In the Northeast, Vermont, New Hampshire, and Maine get most of the attention, but Whiteface quietly boasts the highest vertical on the East Coast, along with an impressive 96 trails and 12 lifts. However, the Olympic trails are not well marked, so to recreate them on your own, the men’s downhill combined Cloudspin and Niagara; the women’s was on Upper Skyward; the men’s GS raced down Upper and Lower Parkways; the women’s down Upper and Lower Thruway; and both slalom races took place on Approach and Wilderness.
There are no big hotel brands such as Four Seasons or The Ritz-Carlton here, but you will find three exceptional boutique resorts: the 11-room The Point (thepointresort.com) built by the Rockefeller family and about an hour drive to the mountain; the 30-room, Arts & Crafts–tyle Lake Placid Lodge (opalcollection.com) that’s right in town; and the newer, 94-suite Whiteface Lodge (thewhitefacelodge.com). If you prefer a mix of Scandinavian, Bohemian, and mid-century modern aesthetics, check out Eastwind Lake Placid’s (eastwindhotels.com) Lushna Suite by the Chubb River, featuring a sitting area, writer’s nook, loft bed, and private outdoor deck. For simple retro in the center of town, room 621 in the historic Grand Adirondack Hotel (grandadirondack.com) offers views of the bobsled run lit up like a zigzag in the night sky.
MORE WINTER SPORT VENUES AND RESORTS
Palisades Tahoe, formerly Squaw Valley Alpine Meadows in Lake Tahoe, California, was the first US host of the Winter Games, in 1960, and has maintained the men’s and women’s downhill trails.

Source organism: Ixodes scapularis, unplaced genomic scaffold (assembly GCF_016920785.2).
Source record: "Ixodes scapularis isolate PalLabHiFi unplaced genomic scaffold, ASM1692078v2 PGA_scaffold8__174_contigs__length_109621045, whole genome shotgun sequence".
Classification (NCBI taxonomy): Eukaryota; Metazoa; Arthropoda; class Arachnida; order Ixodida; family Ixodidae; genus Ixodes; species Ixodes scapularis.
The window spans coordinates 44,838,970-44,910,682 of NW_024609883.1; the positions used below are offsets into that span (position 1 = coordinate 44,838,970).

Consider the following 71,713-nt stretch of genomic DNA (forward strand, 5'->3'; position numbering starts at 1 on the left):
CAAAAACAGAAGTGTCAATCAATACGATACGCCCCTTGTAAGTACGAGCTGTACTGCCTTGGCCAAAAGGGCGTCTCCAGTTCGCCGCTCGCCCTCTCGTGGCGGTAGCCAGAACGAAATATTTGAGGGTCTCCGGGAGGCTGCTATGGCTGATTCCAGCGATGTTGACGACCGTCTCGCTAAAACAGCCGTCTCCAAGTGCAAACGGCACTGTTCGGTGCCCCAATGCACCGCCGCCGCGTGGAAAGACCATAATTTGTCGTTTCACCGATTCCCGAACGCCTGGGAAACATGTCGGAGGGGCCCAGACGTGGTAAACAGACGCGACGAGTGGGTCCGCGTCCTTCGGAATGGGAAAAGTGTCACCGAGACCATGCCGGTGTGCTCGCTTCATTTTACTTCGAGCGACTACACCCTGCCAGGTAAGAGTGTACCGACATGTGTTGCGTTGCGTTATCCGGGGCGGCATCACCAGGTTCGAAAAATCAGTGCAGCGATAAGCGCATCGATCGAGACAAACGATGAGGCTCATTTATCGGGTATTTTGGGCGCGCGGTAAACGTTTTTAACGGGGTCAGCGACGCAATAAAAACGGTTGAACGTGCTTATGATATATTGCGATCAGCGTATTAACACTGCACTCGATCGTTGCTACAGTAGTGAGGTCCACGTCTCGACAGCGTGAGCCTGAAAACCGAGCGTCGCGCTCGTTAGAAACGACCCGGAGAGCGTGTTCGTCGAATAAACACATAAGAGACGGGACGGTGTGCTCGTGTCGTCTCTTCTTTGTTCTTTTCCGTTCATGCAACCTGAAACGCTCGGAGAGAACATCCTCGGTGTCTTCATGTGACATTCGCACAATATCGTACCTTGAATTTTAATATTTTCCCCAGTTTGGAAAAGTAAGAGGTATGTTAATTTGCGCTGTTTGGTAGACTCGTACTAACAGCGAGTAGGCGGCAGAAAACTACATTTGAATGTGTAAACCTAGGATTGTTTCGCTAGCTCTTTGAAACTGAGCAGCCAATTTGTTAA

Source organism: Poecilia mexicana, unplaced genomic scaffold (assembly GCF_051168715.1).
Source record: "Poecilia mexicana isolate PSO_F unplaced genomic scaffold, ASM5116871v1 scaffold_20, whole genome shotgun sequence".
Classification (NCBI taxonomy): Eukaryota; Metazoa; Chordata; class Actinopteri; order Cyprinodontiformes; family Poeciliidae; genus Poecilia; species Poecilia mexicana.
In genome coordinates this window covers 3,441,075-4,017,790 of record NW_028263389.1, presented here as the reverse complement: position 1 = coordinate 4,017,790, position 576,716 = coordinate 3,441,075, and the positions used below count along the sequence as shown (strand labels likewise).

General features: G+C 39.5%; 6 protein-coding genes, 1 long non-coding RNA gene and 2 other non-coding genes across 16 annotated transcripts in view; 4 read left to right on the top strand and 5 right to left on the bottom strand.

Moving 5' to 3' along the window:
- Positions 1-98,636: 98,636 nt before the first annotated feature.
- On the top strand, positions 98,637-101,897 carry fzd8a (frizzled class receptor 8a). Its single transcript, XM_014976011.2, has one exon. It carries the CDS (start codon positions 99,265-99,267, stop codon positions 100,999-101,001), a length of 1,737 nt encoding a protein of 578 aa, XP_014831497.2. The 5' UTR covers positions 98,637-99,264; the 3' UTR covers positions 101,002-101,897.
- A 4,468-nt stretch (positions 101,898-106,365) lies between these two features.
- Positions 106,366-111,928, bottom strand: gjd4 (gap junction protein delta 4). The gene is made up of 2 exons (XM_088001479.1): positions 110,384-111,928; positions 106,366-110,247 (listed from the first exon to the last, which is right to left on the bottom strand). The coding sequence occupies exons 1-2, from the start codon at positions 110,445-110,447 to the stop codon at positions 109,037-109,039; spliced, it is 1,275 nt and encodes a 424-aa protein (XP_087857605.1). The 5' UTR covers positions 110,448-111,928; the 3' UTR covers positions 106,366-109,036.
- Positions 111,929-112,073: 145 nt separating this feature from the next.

Switzerland’s St. Moritz is generally considered the birthplace of the ski resort and remains one of the toniest destinations in the Alps, home to the famed Badrutt’s Palace (badruttspalace.com) hotel as well as the Kulm Hotel (kulm.com), Carlton Hotel (tschuggencollection.com), and Kempinski Grand Hotel des Bains (kempinski.com). Yet despite Switzerland’s rich ski history and being home to the International Olympic Committee, St. Moritz is the only place in the country where the Games have been held, in 1928 and 1948. Perhaps the most famous Olympic connection remaining is the Olympia Bob Run, the oldest bobsled track on Earth and the only one that is natural, hand-carved again from scratch every season. The 75-second public rides hit speeds up to 80 mph. Likewise, when British visitors saw the local passion for toboggans and decided to build a separate course for themselves, they created an entirely new sport. Skeleton became such a hit that it was added to the Winter Olympics for the first time in St. Moritz and the famous Cresta Run has been going strong ever since. It still allows visitors to try their hand at practice runs. The ice rink at the Kulm Hotel hosted figure skating and is open to the public, while the same is true of hockey, which was split between still open ice rinks at the Palace Hotel and Suvretta House. All the Alpine races were held at Corviglia, one of three mountains surrounding the town.
Jackson Hole, Wyoming, aka “The Big One,” never hosted the Olympics, but it is one of the world’s most desirable ski resorts and has a couple of connections to the Games for visitors. The resort’s longtime ambassador, Tommy Moe, was the first American ever to win two medals in a single Winter Olympics, at Lillehammer, Norway, in 1994, with gold in downhill and silver in super-G. Today he partners with the ski resort to offer the Tommy Moe Olympic Day Experience (from $1,170 for half-day, from $1,520 for full-day), but the unique twist on this private ski-with-an-Olympian experience is that it is offered either within resort boundaries or in the adjacent backcountry (full-day only, from $1,605).